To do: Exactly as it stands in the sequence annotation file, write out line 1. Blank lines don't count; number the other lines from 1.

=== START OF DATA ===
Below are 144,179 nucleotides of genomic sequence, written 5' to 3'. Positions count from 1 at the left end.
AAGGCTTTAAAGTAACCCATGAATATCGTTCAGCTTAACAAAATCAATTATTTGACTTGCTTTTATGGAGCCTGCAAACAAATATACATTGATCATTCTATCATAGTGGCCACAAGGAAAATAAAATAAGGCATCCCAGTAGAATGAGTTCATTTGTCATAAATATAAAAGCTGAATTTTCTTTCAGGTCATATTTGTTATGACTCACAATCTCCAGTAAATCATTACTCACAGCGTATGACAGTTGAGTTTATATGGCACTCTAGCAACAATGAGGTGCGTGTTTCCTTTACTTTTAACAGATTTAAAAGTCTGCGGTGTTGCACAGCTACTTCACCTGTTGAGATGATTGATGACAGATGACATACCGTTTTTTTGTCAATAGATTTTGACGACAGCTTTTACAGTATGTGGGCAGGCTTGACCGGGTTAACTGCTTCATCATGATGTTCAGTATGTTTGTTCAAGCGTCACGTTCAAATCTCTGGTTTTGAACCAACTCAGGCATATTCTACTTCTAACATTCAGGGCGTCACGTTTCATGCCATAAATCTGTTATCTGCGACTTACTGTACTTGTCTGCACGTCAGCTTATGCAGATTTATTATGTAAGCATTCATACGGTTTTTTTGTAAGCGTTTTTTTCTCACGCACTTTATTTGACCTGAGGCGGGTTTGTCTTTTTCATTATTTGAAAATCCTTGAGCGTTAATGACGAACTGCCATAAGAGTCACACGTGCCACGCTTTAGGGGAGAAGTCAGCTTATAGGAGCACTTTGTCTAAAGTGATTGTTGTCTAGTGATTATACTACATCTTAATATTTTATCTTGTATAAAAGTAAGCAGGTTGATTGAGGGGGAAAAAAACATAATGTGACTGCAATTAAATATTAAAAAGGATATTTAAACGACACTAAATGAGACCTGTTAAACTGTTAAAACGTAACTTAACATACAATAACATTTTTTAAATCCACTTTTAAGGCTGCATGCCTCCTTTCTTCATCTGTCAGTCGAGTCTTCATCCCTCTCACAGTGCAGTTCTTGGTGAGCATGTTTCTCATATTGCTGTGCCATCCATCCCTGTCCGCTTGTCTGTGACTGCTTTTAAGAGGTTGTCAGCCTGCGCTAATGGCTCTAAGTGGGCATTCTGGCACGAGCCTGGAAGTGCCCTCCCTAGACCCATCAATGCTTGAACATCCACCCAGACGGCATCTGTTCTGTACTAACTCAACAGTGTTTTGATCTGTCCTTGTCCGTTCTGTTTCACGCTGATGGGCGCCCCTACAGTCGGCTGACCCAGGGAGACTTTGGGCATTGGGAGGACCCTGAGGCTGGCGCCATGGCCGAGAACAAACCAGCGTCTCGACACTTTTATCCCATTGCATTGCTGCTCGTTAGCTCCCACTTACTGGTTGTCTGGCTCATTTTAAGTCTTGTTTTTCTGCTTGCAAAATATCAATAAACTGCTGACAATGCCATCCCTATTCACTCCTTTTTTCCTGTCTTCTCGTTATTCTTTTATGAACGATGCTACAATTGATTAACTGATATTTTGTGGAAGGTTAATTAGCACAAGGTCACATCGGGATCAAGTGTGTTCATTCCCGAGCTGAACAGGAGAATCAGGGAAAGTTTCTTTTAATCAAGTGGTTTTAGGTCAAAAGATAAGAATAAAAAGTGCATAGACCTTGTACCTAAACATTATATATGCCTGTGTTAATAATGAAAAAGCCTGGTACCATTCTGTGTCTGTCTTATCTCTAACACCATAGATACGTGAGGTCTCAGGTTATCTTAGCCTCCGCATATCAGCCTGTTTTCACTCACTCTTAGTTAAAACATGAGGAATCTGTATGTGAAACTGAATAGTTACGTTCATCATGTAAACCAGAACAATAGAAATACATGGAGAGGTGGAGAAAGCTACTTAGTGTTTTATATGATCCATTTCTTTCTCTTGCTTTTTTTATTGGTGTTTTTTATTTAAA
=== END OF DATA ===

Below are 144,179 nucleotides of genomic sequence, written 5' to 3'. Positions count from 1 at the left end.